2024 UTME: Reversing UTME mass failure

NIGERIA’S hollow education bubble has burst. This blew open on April 29 when the Joint Admissions and Matriculation Board released the results of the University Matriculation Examination. The results showed that 76 per cent of the candidates who sat the 2024 UTME scored below 200. Instantly, furious reactions greeted the performance with stakeholders expressing their concern in various ways. Besides the wave of emotions, the reactions should trigger short- and long-term strategies to reverse the shabby outing of the leaders of tomorrow.

According to JAMB Registrar, Ishaq Oloyede, while over 1.9 million candidates sat the examination, which took place in all the 36 states of the federation and the Federal Capital Territory, only 1,842,464 of the candidates had their results released. Oloyede noted that “8,401 candidates scored 300 and above; 77,070 scored 250 and above; 439,974 scored 200 and above, while 1,402,490 scored below 200.”

With 76 per cent recording less than 200 out of 400 or less than a 50 per cent score, most candidates are not ready or fit for university education. In a competitive world, that is a huge setback for Nigeria. Nigerian universities rank very poorly among their continental and global peers. If these poor candidates are admitted into the institutions next session, their ratings might crash further.

The system falsely finds relief since some tertiary institutions may still schedule post-UTME for candidates seeking admission into their institutions. This is not enough: the foundation itself is impaired.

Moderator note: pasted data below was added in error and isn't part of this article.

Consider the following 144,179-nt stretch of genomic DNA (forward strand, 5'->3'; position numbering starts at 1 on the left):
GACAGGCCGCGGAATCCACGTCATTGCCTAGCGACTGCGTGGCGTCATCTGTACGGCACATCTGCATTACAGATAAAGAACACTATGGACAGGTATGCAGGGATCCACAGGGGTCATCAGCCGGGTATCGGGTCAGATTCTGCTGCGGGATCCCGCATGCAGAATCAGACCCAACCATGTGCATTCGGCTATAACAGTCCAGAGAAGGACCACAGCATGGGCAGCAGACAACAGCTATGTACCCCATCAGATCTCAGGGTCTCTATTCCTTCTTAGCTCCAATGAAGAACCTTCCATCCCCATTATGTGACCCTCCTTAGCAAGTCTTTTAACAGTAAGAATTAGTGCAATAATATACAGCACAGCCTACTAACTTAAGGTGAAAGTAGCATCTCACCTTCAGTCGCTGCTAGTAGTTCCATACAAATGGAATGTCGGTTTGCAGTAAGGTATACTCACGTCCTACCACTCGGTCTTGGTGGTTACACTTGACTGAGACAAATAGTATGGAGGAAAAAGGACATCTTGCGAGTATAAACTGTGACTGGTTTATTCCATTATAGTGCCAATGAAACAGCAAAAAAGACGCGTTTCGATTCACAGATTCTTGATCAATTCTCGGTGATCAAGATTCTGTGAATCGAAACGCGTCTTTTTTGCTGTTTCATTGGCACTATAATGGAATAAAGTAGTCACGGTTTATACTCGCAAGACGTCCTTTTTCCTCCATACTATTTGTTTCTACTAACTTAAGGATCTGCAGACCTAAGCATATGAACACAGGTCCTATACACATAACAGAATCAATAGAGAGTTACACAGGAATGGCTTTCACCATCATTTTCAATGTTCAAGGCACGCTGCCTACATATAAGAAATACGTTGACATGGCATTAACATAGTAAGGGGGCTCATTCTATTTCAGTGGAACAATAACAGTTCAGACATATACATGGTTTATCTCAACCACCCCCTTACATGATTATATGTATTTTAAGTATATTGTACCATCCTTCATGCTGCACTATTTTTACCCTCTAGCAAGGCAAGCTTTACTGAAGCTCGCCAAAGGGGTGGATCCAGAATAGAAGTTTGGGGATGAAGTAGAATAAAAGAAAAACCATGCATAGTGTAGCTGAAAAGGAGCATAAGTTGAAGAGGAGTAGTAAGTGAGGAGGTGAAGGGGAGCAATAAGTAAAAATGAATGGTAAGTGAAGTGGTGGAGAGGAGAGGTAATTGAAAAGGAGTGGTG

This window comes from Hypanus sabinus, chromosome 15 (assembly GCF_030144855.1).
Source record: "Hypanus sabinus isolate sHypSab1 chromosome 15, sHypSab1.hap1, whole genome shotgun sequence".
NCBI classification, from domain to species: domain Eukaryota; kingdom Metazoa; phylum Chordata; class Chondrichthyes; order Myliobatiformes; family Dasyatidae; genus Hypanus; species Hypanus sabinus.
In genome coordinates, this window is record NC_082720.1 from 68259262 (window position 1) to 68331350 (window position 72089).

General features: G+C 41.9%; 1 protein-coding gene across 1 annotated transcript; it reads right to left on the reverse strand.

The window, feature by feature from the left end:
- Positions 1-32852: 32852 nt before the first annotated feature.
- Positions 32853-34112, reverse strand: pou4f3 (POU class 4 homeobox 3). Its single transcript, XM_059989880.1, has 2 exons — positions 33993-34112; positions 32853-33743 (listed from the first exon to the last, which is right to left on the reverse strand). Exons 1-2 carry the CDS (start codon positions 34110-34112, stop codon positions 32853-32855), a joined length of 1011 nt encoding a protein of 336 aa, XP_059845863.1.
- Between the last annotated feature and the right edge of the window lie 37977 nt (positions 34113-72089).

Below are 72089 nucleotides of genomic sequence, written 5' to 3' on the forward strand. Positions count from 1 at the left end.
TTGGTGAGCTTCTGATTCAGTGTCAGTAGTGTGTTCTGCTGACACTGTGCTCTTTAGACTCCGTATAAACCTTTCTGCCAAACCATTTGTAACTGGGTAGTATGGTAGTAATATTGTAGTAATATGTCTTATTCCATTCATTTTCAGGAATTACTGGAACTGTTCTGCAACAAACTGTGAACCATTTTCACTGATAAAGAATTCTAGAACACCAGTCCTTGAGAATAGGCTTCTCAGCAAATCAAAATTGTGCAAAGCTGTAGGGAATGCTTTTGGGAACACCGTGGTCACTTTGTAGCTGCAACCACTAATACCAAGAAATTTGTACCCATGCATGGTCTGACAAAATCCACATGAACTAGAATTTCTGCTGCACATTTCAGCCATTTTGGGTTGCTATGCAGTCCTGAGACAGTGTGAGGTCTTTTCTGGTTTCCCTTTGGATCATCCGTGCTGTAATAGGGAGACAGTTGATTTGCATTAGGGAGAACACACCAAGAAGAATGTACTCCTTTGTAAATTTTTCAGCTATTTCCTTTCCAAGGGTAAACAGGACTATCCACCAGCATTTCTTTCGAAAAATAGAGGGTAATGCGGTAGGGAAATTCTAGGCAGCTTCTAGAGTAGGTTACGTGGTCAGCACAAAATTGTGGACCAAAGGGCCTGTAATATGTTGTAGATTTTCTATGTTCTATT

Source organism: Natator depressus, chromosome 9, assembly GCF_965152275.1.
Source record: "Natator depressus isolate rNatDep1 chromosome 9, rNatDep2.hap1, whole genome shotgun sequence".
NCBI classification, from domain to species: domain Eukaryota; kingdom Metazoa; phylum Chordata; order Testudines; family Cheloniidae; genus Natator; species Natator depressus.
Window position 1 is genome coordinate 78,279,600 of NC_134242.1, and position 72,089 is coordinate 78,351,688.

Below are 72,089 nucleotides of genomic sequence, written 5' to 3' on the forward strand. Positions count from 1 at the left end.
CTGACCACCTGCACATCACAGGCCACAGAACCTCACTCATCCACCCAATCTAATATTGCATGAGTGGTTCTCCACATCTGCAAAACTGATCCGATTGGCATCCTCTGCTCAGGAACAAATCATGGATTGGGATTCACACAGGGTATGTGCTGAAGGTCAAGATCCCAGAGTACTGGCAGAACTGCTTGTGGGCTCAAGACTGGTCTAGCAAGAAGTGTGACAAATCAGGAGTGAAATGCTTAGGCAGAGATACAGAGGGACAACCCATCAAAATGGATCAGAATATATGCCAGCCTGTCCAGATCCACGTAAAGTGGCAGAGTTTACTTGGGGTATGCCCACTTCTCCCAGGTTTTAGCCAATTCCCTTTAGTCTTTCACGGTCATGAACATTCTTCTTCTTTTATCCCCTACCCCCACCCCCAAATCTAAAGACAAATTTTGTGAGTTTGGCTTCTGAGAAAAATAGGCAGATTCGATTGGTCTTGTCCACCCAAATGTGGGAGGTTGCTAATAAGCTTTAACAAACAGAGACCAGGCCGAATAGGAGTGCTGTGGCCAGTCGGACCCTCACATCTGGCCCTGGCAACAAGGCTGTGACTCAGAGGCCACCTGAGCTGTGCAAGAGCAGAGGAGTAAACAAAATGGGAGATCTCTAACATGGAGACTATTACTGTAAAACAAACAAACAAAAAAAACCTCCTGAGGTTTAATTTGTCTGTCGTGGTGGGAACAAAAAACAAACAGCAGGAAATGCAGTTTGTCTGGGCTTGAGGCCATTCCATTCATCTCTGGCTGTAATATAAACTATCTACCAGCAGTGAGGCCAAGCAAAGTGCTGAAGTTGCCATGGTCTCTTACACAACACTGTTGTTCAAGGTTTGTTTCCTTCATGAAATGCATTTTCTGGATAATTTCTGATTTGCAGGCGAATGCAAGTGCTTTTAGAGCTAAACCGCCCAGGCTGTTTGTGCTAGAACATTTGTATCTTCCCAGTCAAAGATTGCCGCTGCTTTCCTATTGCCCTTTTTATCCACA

The UTME is usually based on four subject combinations with each subject marked over a score of 100.

Though students are at liberty to choose their subject combination in line with their choice of courses of study, the Use of English is compulsory for all students who wish to be admitted into the country’s tertiary education system.

Over the years, JAMB – and probably a society that has lost its values – has lowered the cut-off mark for admissions. JAMB and stakeholders have reduced the cut-off mark to 180 out of 400. This has entrenched mediocrity in the system.


But the university is a place of excellence, where the best gets better, not mass vocational centres. By crashing the cut-off mark below 200, excellence has been compromised. This should be immediately reversed and all those who score below 50 per cent should not be admitted from this exercise.

Parents, educators, candidates, and other stakeholders have continued to drive conversations on what could be the possible causes of the mass failure reported this year.

Social media addiction and fraud seem to have taken the centre spot of the blame game. The country is gradually slipping into a state of moral decadence where young people no longer see education and even hardwork as the pathway to a successful life.

Over time, the failure of all the tiers of government to adequately invest in education has continued to contribute to mass failures in examinations and poor academic performances. Most states do not have sufficient teachers, school buildings are dilapidated, and lack basic learning amenities and other aids.

JAMB itself cannot be absolved of blame. There were multiple reports of technical glitches during the examination. Failed verification, epileptic power supply, poor internet connection, and poor service delivery by some operators of Computer Based Centres. Some candidates could not complete their papers because the computers locked them out early. This ought to be corrected.

Government at all levels must reverse this awful trend. Sufficient attention must be paid to education. An unhappy teacher cannot train successful students and no society can grow beyond the level of its education sector. Parents and guardians must work with teachers to ensure that the future of the younger ones is safe. Society should stop glorifying fraud and make it seem the right way to break through in life.

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